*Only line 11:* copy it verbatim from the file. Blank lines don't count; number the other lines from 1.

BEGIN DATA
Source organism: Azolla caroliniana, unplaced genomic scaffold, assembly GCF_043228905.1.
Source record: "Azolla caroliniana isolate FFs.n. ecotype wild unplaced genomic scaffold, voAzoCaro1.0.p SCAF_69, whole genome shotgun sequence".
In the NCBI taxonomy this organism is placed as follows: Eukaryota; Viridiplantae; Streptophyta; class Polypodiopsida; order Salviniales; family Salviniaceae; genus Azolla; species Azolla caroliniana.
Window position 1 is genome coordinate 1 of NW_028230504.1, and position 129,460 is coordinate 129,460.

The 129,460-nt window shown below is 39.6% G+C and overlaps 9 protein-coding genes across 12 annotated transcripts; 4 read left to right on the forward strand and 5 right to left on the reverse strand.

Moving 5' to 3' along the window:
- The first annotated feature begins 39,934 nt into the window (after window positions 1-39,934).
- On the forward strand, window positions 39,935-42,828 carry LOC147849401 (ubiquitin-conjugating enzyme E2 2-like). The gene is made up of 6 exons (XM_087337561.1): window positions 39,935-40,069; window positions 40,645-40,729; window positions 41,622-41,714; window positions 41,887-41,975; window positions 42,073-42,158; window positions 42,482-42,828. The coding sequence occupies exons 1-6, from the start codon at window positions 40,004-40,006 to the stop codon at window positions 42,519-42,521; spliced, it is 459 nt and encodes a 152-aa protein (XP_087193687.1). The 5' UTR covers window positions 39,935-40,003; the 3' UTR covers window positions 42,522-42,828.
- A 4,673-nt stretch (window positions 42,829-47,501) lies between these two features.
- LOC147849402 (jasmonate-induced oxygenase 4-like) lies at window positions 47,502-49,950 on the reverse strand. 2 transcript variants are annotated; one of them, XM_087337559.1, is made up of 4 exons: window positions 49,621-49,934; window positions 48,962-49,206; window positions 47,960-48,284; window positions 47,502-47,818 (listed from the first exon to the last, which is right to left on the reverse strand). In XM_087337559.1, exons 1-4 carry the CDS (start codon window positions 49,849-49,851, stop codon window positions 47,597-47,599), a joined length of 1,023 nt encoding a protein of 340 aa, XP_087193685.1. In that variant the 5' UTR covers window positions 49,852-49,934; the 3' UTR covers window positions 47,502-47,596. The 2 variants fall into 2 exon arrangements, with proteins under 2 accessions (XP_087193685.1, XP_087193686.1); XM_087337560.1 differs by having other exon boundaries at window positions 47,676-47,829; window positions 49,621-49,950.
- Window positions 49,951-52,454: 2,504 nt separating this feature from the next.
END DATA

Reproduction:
- Window positions 49,951-52,454: 2,504 nt separating this feature from the next.